42. ronm1963 says: Oct 1, 2013 2:48 AM

    The debate over paying college athletes has become a boon to the nation’s sports media and the lawyers in our litigious society, the latter of whom I dare say have seldom demonstrated benefiting anything or anyone beyond themselves. I also would suggest that the same is true of another major player or players in the current debate — with the possible exception of MLB and the NHL. I’m speaking of particularly of the NFL.

    In fact, before getting directly to the issue at hand let me suggest that it might behoove everyone who wishes to debate this issue to dispense at once with the fiction that the NFL is performing some altruistic service by currently abstaining from drafting players directly from high school. Indeed, let’s be absolutely clear on one very fundamental point, to wit: THE NFL HAS NOT IN THE PAST; IS NOT CURRENTLY DOING SO; NOR WILL IT EVER DO SO IN THE FUTURE, ANYTHING FOR AMATUER ATHLETES OUT OF SOME UNSELFISH SENSE OF WHAT IS RIGHT.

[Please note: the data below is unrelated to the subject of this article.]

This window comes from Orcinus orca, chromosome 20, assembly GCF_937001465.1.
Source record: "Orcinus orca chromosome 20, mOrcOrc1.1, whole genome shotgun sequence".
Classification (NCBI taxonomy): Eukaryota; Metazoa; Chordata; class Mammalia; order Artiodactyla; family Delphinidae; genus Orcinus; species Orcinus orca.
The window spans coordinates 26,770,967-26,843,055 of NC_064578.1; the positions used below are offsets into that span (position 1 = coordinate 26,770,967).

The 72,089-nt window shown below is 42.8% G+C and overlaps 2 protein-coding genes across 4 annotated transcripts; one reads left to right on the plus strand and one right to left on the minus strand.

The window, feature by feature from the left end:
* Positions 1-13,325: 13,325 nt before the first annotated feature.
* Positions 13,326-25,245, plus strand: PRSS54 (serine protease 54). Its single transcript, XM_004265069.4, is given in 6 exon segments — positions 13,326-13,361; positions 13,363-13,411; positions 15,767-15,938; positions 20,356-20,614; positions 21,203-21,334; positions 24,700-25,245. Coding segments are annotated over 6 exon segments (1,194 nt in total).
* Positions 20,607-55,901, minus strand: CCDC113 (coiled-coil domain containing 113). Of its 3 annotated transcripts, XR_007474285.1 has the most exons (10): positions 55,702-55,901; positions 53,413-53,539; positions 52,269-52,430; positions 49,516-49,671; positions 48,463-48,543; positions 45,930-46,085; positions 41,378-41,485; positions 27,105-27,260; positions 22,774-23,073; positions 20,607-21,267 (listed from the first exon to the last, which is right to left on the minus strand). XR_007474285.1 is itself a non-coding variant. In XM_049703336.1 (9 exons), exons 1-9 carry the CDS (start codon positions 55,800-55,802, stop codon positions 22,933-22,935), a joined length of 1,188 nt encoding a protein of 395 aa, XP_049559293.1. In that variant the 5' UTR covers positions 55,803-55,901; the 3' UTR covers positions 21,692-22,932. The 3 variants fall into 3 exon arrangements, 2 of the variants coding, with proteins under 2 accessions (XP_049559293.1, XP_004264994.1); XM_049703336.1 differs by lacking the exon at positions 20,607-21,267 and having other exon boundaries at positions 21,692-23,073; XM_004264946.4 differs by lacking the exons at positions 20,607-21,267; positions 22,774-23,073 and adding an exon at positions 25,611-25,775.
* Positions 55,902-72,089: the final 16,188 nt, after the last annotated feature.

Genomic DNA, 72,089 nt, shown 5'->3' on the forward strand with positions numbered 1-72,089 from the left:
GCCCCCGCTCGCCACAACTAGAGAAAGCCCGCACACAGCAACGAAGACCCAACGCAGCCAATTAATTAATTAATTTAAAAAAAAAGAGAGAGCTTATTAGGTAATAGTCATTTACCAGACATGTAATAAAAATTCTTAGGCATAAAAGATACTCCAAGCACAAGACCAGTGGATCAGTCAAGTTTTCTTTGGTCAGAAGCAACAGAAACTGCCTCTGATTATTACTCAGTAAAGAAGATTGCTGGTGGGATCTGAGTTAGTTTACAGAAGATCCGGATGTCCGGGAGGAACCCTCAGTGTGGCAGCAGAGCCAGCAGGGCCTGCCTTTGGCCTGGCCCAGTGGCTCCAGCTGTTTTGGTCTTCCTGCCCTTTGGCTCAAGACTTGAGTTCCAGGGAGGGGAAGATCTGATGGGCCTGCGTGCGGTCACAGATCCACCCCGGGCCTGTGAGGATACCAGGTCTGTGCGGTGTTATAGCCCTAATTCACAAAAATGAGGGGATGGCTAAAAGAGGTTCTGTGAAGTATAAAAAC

The NFL is a hard-nosed business. The only reason it has refrained from drafting young athletes directly from high school is because it is in the league’s clear financial interest not to do so. It’s business model is based on a fundamental truth: “Why undertake sponsoring such a hugely expensive part of the equation when the (nation’s) colleges and universities can foot our training bills and essentially help us eliminate the chaff from our product.”

    Now, more to the point.

    I have always believed the amateur athletic system in our nation essentially operates quite well, notwithstanding minor tweaks of its rules. Schools offering athletic programs should, if they desire, be free to extend an athlete a scholarship or, possibly more appropriately, a grant, that essentially pays for tuition, books, room, board, tutoring, study facilities and health care. In addition, a monthly stipend earmarked for personal incidental expenses normally incurred by any student athlete should be part of the grant, but under no circumstances should this include paying an athlete a salary or pay-to-play.